The baseball playoffs are in full swing and already there have been exciting games and spectacular plays. And we’re only in the opening round, which means the best is yet to come.
And I just don’t care.
That’s because the Phillies aren’t in the playoffs for the first time in six years and that’s the only team I care about. And, let’s face it, Phillies fans have been spoiled in recent years. We knew they would be in the playoffs and it was just a matter of how far they would go. Things like playoff berths and even division titles were taken for granted – it was World Series or bust.
Well, like the song says, you don’t know what you’ve got till it’s gone. And maybe they didn’t pave paradise and put up a parking lot, but the playoffs did move out of South Philly.
I do root for the Orioles some, but not with a lot of passion or even that much interest. Like most people, I tend to pull for the underdog, especially when that dog is playing the Yankees, the team you either love or hate.
And that’s really where I am now and, I’m willing to bet, so are a lot of other people – I don’t necessarily root for teams to win as much as I root for teams to lose, especially the Yankees. I don’t have warm feelings for the St. Louis Cardinals or Atlanta Braves, either, two teams that seem to be in the playoffs almost every year. You can put the Giants in that category, too. Plus the Giants and Cardinals have won the last two World Series, so let’s get some new blood in there.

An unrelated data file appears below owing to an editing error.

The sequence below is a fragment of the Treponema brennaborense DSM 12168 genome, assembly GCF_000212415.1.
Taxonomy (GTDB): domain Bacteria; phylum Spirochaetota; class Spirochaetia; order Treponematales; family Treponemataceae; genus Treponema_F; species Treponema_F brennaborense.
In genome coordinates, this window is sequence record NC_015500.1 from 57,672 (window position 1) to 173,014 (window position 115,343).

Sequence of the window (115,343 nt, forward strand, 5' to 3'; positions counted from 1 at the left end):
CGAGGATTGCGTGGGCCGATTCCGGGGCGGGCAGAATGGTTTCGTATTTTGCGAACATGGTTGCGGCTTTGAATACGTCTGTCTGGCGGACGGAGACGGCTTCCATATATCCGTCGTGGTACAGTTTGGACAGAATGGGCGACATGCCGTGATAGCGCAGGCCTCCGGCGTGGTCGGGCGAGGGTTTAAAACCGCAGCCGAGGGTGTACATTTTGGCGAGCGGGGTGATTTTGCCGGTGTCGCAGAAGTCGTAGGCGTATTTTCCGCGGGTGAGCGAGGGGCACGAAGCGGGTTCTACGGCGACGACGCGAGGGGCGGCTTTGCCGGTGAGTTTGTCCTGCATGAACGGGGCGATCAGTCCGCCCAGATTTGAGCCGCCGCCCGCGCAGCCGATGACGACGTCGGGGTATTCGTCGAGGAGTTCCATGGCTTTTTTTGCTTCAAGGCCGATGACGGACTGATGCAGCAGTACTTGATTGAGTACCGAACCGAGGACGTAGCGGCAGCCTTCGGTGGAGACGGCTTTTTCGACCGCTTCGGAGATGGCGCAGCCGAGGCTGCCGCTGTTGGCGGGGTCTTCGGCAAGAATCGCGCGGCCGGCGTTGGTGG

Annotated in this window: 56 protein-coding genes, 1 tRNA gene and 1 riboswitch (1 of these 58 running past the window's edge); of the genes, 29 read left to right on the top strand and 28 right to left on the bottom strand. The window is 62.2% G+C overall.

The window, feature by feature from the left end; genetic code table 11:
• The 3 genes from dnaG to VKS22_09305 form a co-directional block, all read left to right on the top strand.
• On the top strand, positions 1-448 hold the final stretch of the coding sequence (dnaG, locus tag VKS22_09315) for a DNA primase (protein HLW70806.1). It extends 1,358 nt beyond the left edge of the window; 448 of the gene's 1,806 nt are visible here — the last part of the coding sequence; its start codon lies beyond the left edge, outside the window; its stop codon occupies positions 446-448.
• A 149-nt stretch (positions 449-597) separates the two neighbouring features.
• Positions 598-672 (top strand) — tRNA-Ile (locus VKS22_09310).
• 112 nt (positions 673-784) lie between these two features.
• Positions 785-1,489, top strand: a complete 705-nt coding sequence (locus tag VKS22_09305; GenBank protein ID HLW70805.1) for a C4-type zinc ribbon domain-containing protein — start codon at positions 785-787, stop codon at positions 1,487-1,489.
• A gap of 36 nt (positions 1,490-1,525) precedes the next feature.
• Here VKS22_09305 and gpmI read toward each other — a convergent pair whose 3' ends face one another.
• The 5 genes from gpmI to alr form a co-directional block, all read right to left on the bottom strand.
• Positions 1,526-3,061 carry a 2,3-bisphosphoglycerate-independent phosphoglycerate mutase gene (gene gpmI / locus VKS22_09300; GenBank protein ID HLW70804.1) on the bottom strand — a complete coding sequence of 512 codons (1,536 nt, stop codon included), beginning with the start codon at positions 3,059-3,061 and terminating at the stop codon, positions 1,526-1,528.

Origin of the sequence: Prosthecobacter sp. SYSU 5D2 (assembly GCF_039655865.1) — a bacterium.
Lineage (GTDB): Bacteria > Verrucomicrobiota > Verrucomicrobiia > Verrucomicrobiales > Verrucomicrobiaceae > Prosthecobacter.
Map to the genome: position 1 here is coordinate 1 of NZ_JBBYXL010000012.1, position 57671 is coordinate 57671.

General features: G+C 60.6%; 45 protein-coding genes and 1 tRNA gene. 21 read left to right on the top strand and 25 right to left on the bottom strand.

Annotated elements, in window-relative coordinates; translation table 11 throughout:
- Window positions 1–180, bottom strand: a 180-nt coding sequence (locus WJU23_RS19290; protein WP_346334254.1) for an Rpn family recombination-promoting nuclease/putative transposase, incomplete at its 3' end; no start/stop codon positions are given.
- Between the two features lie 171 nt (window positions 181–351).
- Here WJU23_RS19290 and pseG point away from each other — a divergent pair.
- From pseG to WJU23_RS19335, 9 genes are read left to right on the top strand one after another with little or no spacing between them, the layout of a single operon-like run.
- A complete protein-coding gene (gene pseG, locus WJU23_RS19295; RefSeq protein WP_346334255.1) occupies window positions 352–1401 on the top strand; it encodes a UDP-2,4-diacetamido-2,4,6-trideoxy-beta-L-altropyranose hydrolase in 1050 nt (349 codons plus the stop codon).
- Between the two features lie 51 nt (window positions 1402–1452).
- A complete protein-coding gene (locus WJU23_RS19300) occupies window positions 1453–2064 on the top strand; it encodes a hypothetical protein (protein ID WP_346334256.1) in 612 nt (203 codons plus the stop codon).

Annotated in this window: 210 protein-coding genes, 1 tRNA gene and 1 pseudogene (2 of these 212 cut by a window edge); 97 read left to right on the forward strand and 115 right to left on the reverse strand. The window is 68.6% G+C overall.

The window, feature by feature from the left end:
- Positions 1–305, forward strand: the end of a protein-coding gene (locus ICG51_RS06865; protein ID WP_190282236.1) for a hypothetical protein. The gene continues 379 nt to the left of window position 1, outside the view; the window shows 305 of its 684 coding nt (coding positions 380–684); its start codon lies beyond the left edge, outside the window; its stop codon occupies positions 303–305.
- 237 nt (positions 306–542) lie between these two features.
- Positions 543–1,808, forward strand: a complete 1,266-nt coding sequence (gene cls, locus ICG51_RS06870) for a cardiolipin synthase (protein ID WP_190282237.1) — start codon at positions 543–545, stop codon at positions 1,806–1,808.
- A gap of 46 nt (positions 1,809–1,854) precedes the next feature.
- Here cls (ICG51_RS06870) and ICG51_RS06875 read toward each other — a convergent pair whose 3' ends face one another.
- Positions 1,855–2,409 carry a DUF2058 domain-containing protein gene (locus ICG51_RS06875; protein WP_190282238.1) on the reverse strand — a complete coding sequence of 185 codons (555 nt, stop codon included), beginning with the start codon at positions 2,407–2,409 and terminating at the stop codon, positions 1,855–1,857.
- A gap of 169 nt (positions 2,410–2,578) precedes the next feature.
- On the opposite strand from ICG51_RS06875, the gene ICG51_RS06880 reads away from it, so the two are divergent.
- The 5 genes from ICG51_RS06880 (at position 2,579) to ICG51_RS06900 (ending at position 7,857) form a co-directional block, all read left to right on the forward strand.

That brings us to the two teams I’d like to see in the American League Championship Series – the Orioles and the Oakland A’s. Neither team was supposed to make it to the playoffs this year, which automatically qualifies them as underdogs. It’s especially nice to see the O’s become a contender again after so many years of being a second-division team, and it’s nice to see people flocking to Orioles Park at Camden Yards again. That used to be the hottest ticket in town, but as the Orioles’ fortunes took a downturn, so did their attendance. Now, both are back.
Of course, that underdog theory doesn’t hold true all of the time and it’s hard to root for the Washington Nationals, even though their history of losing was even longer than the Orioles’. Maybe it’s because they took the NL East title that belonged to the Phillies for so long, or maybe it’s the fair-weather fans who ignored this team ever since it moved to Washington from Montreal in 2005 and now are elbowing each other for room on the Nationals’ bandwagon. At least Baltimore fans had a long history of supporting their team until they Orioles became so bad it was almost impossible to support them.
Of course, if the Nationals end up playing the Yankees in the World Series I’ll definitely root for them or, more to the point, against the Yankees. But the sad truth is that I don’t care, which is a shame. The World Series is still one of the great sporting events on the planet, with a long tradition behind it. And that brings us to another negative about the baseball playoffs in general and the World Series in particular – they start so doggone late. That means many kids – who are the future of the sport, both on the field and in the bleachers – are denied a chance to watch the excitement.
We all know the reason the games start around 9 p.m. ET – that’s prime-time viewing and that earns baseball the most television money. It’s hard to argue with somebody trying to maximize their profit – this is, after all, America – but it also seems short-sighted to deny the future of the sport a chance to watch its present. More memories are made in seven (or six or five or even four) World Series games than in all 162 regular season games combined.
I just don’t happen to remember any of them unless the Phillies were involved. So, I’ll probably tune into some of the World Series games this year, unless there’s a good John Wayne movie on another channel. It’s hard to beat the Yankees, but it’s impossible to beat the Duke.
Contact Kevin Noonan at firstname.lastname@example.org.